How the sea lion came to the barren lands, no one could remember.  It all seemed so very long ago.  So long, in fact, it appeared as though he had always been there.  Not that he belonged in such an arid place.  How could that be?  He was, after all, a sea lion.  But as you know, once you have lived so long in a certain spot, no matter how odd, you come to think of it as home." 
-Quote from the book "Desire" by Brent Curtis and John Eldredge

Does this sound like anyone you know in the workplace?  I am a big John Eldredge fan and actually received three of his books for Christmas.  I came across this story in one of the books I was reading and thought, this really describes the trapped employee.  These are employees who aren't excited about the company but do not plan to leave.  Usually when I describe the trapped employee, most people can instantly picture a few of these people in their workplace. 

I do not think a lot of employees today start off their career hoping to be trapped, hoping to be in a job that leads nowhere in a company they do not care about and does not seem to care about them.  But, after time, many employees (20%-30% on average) fall into this category.  They do not plan to leave but aren't excited about staying.  

I think over the past couple of years, many companies have become that barren land.  A mentality of "let's buckle down and get through this" has prevailed, an attitude of "this is just a job" has resulted.  Now, I am not suggesting companies have keggers every Friday, although this would probably increase employee loyalty.  However, it would probably severely impact productivity.  What I am talking about is remember the employees, celebrate the success (even a flat year where the company made money is worthy of a celebration in today's economy), reward high performing employees, give access to training and development so employees feel you care about them.  Remembering the employees will improve employee loyalty, which will have a positive impact on the overall success of the organization.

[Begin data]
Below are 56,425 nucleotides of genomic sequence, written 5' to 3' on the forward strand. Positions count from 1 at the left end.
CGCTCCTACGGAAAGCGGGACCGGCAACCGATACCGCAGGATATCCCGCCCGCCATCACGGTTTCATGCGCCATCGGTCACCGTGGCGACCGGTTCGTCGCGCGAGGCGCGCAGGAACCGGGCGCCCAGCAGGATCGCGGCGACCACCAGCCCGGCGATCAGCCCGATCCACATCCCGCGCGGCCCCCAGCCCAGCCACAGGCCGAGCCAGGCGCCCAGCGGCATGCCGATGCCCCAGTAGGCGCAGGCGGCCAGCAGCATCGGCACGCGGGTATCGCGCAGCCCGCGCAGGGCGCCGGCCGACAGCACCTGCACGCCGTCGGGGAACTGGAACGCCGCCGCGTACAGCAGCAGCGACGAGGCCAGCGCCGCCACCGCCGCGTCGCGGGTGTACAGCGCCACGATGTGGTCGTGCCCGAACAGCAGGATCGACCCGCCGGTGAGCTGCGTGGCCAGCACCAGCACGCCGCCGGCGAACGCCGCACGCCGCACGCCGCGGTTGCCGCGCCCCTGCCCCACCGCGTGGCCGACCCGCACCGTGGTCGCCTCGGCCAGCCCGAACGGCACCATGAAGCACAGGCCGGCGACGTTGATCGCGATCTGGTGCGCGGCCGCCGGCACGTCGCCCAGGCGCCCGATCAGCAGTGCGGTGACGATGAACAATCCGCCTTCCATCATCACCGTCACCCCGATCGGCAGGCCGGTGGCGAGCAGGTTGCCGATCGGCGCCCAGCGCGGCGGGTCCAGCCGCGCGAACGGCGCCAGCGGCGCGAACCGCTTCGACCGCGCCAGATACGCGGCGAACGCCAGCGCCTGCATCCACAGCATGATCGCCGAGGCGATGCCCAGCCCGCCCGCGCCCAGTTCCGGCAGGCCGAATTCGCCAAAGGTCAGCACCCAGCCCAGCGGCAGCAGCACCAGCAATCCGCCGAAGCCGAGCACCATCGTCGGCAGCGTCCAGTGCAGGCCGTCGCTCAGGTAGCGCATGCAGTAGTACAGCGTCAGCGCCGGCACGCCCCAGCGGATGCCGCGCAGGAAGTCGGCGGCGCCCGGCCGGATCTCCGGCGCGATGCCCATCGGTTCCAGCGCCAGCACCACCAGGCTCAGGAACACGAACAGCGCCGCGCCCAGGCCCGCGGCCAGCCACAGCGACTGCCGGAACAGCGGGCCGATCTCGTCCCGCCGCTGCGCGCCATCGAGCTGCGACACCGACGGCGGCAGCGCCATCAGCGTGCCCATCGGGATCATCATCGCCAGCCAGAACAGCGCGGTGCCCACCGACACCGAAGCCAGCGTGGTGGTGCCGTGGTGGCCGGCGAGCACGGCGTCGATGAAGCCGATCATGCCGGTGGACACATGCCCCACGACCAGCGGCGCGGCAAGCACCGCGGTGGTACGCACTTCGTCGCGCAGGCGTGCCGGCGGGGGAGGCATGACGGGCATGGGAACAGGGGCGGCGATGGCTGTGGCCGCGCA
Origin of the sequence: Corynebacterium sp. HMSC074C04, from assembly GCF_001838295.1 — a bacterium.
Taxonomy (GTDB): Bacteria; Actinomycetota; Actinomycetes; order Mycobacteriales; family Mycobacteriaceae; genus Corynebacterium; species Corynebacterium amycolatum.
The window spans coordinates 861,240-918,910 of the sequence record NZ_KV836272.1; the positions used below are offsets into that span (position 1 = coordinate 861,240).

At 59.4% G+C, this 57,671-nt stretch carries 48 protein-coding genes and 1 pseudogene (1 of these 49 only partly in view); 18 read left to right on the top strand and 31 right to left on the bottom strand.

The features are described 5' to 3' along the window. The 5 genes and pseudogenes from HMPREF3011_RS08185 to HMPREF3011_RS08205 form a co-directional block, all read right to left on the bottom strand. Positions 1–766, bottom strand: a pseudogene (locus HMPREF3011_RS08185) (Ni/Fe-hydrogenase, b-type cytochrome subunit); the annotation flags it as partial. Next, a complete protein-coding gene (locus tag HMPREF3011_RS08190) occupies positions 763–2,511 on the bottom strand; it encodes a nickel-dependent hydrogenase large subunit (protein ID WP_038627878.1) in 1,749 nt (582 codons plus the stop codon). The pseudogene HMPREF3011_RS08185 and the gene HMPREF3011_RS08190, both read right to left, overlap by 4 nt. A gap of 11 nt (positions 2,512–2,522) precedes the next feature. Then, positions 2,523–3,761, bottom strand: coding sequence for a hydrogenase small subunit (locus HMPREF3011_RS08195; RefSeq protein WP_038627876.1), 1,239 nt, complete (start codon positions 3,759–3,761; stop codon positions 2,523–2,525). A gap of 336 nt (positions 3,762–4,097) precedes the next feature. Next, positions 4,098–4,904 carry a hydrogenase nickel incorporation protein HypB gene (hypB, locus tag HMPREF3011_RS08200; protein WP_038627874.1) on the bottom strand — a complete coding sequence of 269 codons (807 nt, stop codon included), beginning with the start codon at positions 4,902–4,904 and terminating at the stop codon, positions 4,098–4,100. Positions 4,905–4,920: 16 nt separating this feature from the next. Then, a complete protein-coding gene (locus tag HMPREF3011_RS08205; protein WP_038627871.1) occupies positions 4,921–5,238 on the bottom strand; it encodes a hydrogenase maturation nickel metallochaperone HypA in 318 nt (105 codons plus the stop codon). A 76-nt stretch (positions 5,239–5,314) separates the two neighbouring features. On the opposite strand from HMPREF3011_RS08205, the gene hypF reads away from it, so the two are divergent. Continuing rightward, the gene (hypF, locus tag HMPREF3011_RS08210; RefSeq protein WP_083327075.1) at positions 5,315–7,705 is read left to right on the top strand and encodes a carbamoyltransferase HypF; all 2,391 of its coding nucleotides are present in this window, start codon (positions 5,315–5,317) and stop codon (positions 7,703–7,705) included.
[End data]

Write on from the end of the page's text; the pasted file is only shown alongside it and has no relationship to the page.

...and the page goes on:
One other question I think companies seem to forget to ask themselves is, "Do we have the right people in the right job or do we have people in a job because we are too busy with other things?"  Do we have sea lions in the desert and camels in the sea?  Take time to review the personnel, their skills and abilities, and what jobs they are in. 

Now I have some questions for the employee, "Are you just going through the motions?  If so, why?"  My blog last week spoke to this.  There is no reason to look back on your career and see most of it was spent in the desert.  Go find the sea.  The road will be difficult and treacherous but rewarding once you find it. 

Chris Woolard

Importance of Training

This month marks my 10th year at Walker.  Over that time, I have done hundreds of employee loyalty/engagement surveys on companies in a variety of industries, sizes, and parts of the world.  A fairly consistent area of weakness is long-term training and development.  Companies continue to ignore this problem in hopes it will go away.  Unfortunately, what usually happens is the employee is the one who goes away, to a company who cares about offering long-term training and development. 

Companies complain about providing new skills and abilities to their employees for fear they will be more marketable and leave.  A former colleague of mine always fought that argument by telling these companies they have two choices, they can train their employees and they might leave, or they can not train their employees and they will stay, leaving you with an untrained and unmotivated workforce.  

Cisco is a company that understands the importance of training and development and is willing to invest in it.  This article outlines their program for giving training and development to high performers.  The cost is about $10,000 per employee.  However, the program has already generated ideas that could net the company billions, not a bad ROI.  Also, only two of the 360 participants in the program have left the company.  That is a company that understands the importance of training and development employees rather than face the alternative.